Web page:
From a technical perspective, the native mailbox moves also prove to be more attractive than the other migration options, much for the same reason of not requiring a resynchronization of the offline Outlook cache (OST). The best way to explain this is through the following example: you move a 5GB mailbox to Office 365 in a hybrid deployment. After the 5GB has been transferred (over the internet), the user's Outlook profile is reconfigured to point to Office 365. In a staged or cutover migration, the 5GB that was uploaded now needs to be downloaded again because of the OST file resynchronization. That is, assuming you don't use Outlook 2013 built-in slider to limit the amount of data that is kept in the cache. Regardless of this, the downside of the other migration approaches is that they require data to be downloaded again. In a staged migration this can be a controlled process because you decide how large a migration batch is. The same is not true for a cutover migration. When the cutover is performed, all Outlook clients will resynchronize their content at approximately the same time, unless you have clients connect to their new mailbox in waves... If you have an internet connections that is large enough, you might be able to deal with the additional load. But what if you are in a remote area and you only have a 5Mbps connection to the internet…?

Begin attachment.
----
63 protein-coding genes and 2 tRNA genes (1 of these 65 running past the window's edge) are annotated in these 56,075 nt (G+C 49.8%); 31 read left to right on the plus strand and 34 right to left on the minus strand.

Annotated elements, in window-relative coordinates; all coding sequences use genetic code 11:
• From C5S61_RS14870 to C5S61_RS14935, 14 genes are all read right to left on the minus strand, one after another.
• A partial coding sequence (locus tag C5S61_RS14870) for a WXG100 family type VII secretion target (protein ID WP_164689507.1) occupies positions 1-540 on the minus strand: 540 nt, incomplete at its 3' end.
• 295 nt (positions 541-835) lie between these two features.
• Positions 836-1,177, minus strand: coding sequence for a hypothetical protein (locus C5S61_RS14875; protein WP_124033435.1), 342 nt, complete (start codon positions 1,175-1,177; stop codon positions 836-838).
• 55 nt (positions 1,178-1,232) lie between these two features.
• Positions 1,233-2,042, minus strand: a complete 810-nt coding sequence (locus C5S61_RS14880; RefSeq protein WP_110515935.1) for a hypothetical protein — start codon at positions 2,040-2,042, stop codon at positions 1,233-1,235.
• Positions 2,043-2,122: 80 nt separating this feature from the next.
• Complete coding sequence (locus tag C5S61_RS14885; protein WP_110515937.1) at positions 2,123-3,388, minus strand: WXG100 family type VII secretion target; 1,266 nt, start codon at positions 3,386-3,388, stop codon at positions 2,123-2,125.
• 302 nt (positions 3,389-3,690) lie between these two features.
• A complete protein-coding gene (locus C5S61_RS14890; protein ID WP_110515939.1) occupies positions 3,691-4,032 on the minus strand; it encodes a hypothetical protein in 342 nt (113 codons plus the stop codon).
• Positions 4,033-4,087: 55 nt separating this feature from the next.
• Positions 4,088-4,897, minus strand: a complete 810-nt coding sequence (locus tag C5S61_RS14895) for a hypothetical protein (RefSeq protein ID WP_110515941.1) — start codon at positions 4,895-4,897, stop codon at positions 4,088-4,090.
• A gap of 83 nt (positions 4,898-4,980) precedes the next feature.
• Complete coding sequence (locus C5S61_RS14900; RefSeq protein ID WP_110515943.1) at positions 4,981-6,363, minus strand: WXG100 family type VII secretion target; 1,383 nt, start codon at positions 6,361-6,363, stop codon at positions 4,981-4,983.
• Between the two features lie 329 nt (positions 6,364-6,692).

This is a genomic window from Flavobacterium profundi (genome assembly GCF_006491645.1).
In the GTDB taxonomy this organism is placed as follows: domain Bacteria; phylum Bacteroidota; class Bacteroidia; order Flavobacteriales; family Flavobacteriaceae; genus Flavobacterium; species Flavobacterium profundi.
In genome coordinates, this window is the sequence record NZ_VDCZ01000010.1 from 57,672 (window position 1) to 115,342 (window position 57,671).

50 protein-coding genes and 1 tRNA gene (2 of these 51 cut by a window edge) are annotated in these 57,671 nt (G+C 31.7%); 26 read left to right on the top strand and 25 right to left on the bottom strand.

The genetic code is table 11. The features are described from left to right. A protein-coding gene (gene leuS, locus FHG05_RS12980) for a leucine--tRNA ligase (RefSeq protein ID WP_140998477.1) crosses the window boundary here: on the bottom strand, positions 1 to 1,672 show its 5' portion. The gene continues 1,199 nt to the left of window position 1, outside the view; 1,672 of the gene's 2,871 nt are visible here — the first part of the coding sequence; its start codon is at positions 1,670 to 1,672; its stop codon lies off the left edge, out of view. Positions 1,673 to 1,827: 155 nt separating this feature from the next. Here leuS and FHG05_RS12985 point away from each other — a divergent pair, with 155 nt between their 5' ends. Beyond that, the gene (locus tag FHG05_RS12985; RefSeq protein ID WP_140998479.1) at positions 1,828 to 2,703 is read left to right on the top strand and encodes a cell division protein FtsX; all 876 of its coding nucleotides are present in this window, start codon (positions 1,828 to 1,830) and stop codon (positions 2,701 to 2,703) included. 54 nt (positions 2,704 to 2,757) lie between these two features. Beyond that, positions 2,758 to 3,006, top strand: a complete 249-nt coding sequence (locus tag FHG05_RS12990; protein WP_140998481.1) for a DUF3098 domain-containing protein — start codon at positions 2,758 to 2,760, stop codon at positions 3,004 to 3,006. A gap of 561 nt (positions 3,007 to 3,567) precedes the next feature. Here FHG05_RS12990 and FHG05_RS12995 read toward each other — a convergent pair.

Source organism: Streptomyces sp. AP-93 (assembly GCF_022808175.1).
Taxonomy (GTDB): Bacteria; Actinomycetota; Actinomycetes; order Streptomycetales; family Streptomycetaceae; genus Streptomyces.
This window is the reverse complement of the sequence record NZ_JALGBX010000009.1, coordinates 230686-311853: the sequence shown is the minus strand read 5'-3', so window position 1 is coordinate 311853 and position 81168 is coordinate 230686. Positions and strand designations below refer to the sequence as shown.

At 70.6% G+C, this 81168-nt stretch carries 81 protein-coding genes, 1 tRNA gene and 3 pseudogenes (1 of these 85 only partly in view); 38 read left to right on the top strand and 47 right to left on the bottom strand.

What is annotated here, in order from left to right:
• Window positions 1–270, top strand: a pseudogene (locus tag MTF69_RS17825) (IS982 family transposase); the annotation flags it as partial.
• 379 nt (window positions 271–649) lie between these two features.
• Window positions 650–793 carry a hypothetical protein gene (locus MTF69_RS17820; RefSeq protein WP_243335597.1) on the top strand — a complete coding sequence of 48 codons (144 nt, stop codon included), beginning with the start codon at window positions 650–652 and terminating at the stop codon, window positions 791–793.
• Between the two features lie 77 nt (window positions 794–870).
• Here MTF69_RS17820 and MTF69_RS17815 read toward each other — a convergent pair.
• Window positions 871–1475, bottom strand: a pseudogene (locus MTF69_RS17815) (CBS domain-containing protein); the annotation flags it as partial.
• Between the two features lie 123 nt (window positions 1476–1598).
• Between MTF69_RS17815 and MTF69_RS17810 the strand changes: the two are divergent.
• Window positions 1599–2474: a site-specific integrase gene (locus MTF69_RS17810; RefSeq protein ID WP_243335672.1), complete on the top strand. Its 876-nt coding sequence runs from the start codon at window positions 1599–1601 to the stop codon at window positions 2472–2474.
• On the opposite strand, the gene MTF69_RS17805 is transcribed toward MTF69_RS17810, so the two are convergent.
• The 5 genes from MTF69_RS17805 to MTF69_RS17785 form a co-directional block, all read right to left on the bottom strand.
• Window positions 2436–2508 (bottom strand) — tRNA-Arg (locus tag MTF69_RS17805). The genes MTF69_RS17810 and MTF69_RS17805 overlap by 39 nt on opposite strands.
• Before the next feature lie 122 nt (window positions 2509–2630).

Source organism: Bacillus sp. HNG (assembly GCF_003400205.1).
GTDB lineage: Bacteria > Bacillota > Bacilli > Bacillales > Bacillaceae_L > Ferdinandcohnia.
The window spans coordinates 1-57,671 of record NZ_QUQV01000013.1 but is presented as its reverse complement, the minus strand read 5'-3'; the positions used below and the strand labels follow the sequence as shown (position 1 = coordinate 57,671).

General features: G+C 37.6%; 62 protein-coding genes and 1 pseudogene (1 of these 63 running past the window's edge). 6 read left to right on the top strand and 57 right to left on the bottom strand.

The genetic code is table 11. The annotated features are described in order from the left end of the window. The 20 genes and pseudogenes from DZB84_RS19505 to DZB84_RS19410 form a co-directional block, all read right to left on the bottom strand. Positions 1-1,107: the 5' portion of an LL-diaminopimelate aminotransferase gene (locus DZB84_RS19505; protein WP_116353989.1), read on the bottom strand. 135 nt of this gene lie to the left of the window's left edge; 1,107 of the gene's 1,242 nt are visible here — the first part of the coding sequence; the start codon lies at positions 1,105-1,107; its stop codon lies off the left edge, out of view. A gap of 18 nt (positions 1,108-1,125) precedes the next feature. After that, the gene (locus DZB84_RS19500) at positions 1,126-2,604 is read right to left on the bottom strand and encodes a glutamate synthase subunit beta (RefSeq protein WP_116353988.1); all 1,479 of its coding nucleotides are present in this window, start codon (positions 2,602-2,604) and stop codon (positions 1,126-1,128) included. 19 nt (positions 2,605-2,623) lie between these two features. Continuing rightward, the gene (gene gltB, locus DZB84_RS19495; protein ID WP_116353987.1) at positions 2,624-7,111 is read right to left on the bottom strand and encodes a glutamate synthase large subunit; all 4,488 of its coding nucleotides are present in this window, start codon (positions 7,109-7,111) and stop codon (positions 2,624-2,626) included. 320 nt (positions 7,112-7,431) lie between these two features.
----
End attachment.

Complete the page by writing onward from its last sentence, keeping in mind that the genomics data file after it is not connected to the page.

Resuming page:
Another strong argument for a hybrid connection is the ability to migrate public folders or allow cross-premises access to public folders. Neither the cutover migration nor staged migration process allow you to do that.
I don't want to paint the picture that a hybrid deployment will solve all your problems. It won't. I'm just saying that it's a very flexible way of migrating users to Office 365… Ultimately it's up to you to compare the efforts and complexity of setting up a hybrid deployment to the benefits it provides and then decide if the limitations of the other migration approaches are something you can deal with or not. If you can live with those limitations, then I would certainly have no problem recommending going down that road instead.
On-premises components, such as AD FS, PTA, and Exchange Hybrid are critical for Office 365 end user experience. In addition, something as trivial as expiring Exchange or AD FS certificates can certainly lead to unexpected outages By proactively monitoring hybrid components, ENow gives you early warnings where hybrid components are reaching a critical state, or even for an upcoming expiring certificate. Knowing immediately when a problem happens, where the fault lies, and why the issue has occurred, ensures that any outages are detected and solved as quickly as possible.
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Michael Van Horenbeeck is a Microsoft Certified Solutions Master (MCSM) and Exchange Server MVP from Belgium, with a strong focus on Microsoft Exchange, Office 365, Active Directory, and a bit of Lync. Michael has been active in the industry for about 12 years and developed a love for Exchange back in 2000. He is a frequent blogger and a member of the Belgian Unified Communications User Group Pro-Exchange. Besides writing about technology, Michael is a regular contributor to The UC Architects podcast and speaker at various conferences around the world.